Henry Ware Lawton
Physical courage was never in short supply with Henry Ware Lawton. A large, mustachioed man, he built a reputation as a profane, hard-driving, hard-drinking man of action. Much of his reputation was undoubtedly reinforced by the man himself, simply by living up to it. And if his troops complained at all about the hard marching, he was always there to set an example. He led from the front—where else would the commander be? He had no use for desk-bound generals, like his immediate superior, Major General Elwell Casa del Ayuntamiento (City Hall), U.S. Army Headquarters, Manila, P. I. Otis. Lawton was also a family man, the father of three girls and a boy, Manley, who was clearly the apple of his eye. From a young age, the boy accompanied his father, often dressed in a miniature army uniform. Lawton’s wife, “Mamie,” came from a prominent Kentucky family. She willingly followed her soldier-husband once again to his latest assignment in the Philippines, despite her own ailments.15
Lawton was born in Manhattan, Ohio, now a part of Toledo, on March 17, 1843. At an early age, he moved to Fort Wayne, Indiana, where he spent his formative years. A large boy, at the outbreak of the Civil War, he enlisted in the 9th Indiana Infantry and became one of three sergeants. He later joined the 30th Indiana Volunteer Infantry where he became 1st lieutenant. Lawton eventually saw service in what is now West Virginia, and later at, among other battles, Shiloh, Stone’s River, and Chickamauga. He emerged from that war a lieutenant colonel, and was later awarded the Medal of Honor for his actions at Atlanta near its close. His luck was incredible, never having suffered a wound, despite all the derring-do. He briefly tried the law as a career, but he quickly returned to the Army, where he remained for the balance of his life.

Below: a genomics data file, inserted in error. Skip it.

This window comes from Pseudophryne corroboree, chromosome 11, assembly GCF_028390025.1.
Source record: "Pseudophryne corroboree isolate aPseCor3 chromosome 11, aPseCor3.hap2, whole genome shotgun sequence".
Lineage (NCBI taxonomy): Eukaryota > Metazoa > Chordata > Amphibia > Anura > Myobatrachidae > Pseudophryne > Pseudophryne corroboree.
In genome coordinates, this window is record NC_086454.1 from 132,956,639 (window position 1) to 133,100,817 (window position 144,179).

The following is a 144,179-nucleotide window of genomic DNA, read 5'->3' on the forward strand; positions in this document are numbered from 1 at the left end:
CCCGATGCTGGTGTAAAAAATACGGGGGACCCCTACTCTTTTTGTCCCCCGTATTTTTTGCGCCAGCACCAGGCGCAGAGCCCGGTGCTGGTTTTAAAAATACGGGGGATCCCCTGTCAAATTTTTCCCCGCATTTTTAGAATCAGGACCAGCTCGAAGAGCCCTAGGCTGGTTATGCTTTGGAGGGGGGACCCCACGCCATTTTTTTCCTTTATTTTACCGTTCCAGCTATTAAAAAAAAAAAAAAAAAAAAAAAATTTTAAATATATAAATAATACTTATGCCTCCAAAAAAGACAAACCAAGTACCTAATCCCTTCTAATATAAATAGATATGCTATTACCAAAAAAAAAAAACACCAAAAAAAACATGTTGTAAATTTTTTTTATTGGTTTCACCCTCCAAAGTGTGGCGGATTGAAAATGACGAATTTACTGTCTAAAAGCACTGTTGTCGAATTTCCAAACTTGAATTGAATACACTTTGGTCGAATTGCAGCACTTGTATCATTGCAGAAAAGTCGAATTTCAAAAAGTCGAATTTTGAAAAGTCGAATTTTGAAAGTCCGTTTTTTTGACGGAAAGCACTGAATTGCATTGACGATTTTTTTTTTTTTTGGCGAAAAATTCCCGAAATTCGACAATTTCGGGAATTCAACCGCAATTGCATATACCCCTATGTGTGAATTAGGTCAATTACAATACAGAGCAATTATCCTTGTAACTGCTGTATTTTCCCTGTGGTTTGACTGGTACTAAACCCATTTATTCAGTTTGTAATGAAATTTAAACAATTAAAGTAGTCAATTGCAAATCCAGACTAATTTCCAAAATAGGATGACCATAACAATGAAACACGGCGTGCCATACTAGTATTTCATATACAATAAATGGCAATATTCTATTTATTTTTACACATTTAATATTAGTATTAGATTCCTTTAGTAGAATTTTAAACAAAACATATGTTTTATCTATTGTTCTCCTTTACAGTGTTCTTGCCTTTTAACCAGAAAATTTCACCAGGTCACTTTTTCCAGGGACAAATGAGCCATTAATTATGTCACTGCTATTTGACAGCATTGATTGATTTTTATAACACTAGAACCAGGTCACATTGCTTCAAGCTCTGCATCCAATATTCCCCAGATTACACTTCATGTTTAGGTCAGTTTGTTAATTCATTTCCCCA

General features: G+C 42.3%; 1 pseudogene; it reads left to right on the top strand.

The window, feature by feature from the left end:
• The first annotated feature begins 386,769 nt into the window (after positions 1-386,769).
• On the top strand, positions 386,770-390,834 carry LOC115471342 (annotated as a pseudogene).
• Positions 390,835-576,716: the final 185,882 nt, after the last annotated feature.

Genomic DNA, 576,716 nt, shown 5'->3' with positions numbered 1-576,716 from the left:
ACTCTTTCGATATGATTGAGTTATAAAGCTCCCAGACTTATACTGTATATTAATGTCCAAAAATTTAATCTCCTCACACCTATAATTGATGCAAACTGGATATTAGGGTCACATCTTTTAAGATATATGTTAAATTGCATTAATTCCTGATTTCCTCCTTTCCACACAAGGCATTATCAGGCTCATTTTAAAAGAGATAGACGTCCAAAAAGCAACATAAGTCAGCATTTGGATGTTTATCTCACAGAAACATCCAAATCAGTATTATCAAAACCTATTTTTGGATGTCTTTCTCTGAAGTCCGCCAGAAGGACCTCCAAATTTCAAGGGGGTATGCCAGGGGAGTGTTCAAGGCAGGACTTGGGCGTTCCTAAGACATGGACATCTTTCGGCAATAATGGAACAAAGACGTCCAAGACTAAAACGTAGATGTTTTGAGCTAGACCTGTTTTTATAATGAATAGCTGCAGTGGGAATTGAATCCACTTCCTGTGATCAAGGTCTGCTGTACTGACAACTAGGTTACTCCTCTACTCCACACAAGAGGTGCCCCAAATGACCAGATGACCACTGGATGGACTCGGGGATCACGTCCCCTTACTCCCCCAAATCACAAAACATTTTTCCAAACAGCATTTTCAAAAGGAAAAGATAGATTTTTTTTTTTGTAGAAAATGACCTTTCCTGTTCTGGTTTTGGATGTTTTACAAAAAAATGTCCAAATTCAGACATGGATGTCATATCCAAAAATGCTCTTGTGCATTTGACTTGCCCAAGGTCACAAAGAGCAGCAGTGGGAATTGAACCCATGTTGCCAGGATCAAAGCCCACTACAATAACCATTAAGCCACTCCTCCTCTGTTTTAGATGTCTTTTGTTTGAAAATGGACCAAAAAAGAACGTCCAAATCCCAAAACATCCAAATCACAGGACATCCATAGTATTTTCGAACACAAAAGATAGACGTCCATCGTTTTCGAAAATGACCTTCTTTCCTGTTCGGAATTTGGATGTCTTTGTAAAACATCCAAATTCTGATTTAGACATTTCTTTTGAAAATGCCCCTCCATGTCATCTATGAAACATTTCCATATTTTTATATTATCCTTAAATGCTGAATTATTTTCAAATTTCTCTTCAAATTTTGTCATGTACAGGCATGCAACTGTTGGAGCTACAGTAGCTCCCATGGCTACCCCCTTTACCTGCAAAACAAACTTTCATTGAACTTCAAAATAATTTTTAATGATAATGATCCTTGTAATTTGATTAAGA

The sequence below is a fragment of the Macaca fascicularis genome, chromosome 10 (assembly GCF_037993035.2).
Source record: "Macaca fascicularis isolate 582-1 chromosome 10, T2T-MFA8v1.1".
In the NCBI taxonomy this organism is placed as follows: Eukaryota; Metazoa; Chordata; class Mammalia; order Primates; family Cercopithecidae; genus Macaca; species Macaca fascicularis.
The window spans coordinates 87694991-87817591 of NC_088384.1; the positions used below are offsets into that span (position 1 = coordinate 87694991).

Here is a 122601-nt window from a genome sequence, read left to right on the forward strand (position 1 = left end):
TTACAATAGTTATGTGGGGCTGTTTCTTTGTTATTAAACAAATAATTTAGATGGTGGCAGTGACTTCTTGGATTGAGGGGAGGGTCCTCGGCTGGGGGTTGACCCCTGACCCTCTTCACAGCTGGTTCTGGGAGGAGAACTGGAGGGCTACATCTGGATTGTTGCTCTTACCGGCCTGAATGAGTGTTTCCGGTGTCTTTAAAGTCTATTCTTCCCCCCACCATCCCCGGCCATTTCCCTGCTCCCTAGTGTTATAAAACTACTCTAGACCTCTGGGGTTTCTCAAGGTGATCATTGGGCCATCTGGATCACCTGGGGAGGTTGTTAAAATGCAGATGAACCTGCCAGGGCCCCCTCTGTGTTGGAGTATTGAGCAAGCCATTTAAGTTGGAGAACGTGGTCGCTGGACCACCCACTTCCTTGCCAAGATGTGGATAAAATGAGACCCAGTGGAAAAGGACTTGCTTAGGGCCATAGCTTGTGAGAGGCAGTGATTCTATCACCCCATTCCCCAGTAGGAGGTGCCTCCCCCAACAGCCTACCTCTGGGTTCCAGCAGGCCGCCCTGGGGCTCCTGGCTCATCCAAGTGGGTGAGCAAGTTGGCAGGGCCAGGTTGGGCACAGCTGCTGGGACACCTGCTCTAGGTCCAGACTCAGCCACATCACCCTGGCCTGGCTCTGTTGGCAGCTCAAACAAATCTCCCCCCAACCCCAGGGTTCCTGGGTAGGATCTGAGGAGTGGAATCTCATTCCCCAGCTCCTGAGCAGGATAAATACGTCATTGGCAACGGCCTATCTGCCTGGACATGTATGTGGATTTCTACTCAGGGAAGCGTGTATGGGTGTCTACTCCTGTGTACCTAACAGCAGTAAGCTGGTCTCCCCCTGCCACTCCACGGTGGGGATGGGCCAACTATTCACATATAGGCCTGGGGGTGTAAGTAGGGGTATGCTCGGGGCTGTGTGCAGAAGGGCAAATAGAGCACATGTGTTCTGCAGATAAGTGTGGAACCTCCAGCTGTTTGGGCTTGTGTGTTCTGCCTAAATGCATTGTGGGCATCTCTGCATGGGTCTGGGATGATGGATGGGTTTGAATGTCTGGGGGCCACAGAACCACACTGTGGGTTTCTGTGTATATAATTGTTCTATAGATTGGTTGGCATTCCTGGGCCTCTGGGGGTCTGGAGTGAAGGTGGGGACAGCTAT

As with most postwar soldiers, Lawton’s service took him to the southwest. He, along with Carter’s father, served in the 4th Cavalry under the legendary Col. Ranald Mackenzie. Carter became disabled, and Mackenzie suffered a mental breakdown, but Lawton’s star rose higher in the firmament. In 1886, he had the good fortune to lead the force that captured the Apache leader Geronimo.16 When war with Spain erupted, Lawton played a prominent role in the fighting in Cuba, capturing El Caney and protecting the flank of Roosevelt and his Rough Riders.17 He was a logical choice to play a major role in the Philippines.18
William McKinley, Cautious Imperialist
William McKinley was a cautious, savvy politician, much more adept at gauging the public mood, as we are now coming to find out. When faced with an important decision, his philosophy was to, in his words, “make haste slowly.”19 Much of his political support came from the business community, which was understandably nervous about a war with Spain, as the nation was just coming out of a deep, prolonged depression. With McKinley, though, it wasn’t just about politics. He himself was reluctant to rush to war, having lived through arduous service during the Civil War. As a quartermaster sergeant at Antietam, he braved withering fire to rush much-needed food and ammunition to the front line. For this he was commended and promoted, ultimately to the rank of major, a title he bore proudly the balance of his life. “I have been through one war. I have seen the dead piled up, and I do not want to see another,” he would often say.20